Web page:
The Federal Reserve on Wednesday reaffirmed it was in no rush to raise interest rates, even as it upgraded its assessment of the U.S. economy and expressed some comfort that inflation was moving up toward its target. After a two-day meeting, Fed policymakers took note of both faster economic growth and a decline in the unemployment rate, but expressed concern about remaining slack in the labor market. "Labor market conditions improved, with the unemployment rate declining further," the Fed said in a statement. "However, a range of labor market indicators suggests that there remains significant underutilization of labor resources."
BUENOS AIRES/NEW YORK (Reuters) - Argentina failed to strike a deal to avert its second default in more than 12 years after talks with holdout creditors ended without a settlement on Wednesday. The country's economy minister, Axel Kicillof, speaking at a news conference at the Argentine consulate in New York, repeatedly referred to the holdout hedge funds as "vultures" after two days of talks failed to produce an agreement. "Unfortunately, no agreement was reached and the Republic of Argentina will imminently be in default," Daniel Pollack, the court-appointed mediator in the case, said in a statement on Wednesday evening. Kicillof said Argentina offered the holdouts similar terms as other creditors who recently negotiated with the country as it attempts to regain the good graces of international capital markets that it has been frozen out of since its default.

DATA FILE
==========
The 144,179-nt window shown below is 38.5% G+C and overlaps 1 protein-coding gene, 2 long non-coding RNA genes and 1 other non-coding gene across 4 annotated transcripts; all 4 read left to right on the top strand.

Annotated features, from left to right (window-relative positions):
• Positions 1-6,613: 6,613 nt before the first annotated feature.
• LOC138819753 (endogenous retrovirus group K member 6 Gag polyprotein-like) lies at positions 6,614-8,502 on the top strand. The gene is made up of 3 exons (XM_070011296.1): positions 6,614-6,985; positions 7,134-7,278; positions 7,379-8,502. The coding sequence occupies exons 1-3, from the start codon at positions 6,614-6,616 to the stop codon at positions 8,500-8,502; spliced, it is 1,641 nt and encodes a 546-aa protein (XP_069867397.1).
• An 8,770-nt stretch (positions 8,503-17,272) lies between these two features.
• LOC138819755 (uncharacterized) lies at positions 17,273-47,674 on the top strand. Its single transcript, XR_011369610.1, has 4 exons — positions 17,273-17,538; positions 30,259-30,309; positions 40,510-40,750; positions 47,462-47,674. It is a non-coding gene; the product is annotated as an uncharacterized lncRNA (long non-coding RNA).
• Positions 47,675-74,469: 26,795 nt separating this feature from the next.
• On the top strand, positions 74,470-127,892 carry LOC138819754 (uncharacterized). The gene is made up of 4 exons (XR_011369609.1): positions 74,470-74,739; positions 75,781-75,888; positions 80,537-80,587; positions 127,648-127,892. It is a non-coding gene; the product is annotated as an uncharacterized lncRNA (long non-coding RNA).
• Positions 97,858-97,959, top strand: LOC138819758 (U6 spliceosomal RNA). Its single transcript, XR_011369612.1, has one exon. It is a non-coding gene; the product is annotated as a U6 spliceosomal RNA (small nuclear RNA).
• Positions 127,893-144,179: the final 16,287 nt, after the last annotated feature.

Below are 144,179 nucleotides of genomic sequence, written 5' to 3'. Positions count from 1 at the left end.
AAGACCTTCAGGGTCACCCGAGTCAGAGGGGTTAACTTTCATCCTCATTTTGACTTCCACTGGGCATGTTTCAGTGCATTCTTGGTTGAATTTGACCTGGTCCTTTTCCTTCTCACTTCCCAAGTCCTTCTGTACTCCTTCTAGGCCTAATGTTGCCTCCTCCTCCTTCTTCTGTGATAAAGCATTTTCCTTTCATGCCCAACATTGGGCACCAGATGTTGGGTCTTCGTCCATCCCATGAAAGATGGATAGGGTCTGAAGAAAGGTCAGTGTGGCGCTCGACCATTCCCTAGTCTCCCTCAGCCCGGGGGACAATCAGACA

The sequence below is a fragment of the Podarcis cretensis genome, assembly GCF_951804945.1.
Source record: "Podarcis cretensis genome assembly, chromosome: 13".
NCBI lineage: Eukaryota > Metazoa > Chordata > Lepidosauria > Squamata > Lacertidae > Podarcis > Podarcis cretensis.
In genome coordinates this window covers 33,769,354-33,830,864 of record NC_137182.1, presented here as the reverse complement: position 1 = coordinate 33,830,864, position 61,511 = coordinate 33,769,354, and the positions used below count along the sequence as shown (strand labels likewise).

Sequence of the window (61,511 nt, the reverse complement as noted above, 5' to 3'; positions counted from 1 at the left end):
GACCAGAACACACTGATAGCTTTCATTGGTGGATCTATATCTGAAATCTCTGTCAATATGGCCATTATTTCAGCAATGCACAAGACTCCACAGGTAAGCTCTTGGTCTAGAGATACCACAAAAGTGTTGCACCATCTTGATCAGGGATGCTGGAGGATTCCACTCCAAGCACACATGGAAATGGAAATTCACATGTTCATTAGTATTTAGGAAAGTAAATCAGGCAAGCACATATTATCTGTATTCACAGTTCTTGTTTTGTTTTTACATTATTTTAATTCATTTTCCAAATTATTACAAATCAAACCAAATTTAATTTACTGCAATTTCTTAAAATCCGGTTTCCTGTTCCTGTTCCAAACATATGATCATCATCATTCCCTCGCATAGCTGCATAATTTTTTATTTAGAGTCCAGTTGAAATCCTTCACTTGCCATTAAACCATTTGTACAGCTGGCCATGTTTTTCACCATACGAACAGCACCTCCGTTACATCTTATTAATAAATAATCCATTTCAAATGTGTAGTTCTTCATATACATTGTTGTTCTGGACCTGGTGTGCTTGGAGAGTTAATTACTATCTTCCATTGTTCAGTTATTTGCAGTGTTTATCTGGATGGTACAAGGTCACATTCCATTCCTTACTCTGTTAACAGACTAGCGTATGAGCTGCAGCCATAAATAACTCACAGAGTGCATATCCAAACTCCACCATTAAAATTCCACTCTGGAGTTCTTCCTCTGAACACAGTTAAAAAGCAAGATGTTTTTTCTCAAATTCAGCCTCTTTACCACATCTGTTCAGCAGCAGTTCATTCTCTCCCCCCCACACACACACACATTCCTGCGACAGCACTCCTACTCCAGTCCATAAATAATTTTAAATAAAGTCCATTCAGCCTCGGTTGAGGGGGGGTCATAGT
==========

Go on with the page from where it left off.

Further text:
The U.S. economy rebounded sharply in the second quarter as consumers stepped up spending and businesses restocked, putting it on course to close out the year on solid footing. Gross domestic product expanded at a 4.0 percent annual rate after shrinking at a revised 2.1 percent pace in the first quarter, the Commerce Department said on Wednesday.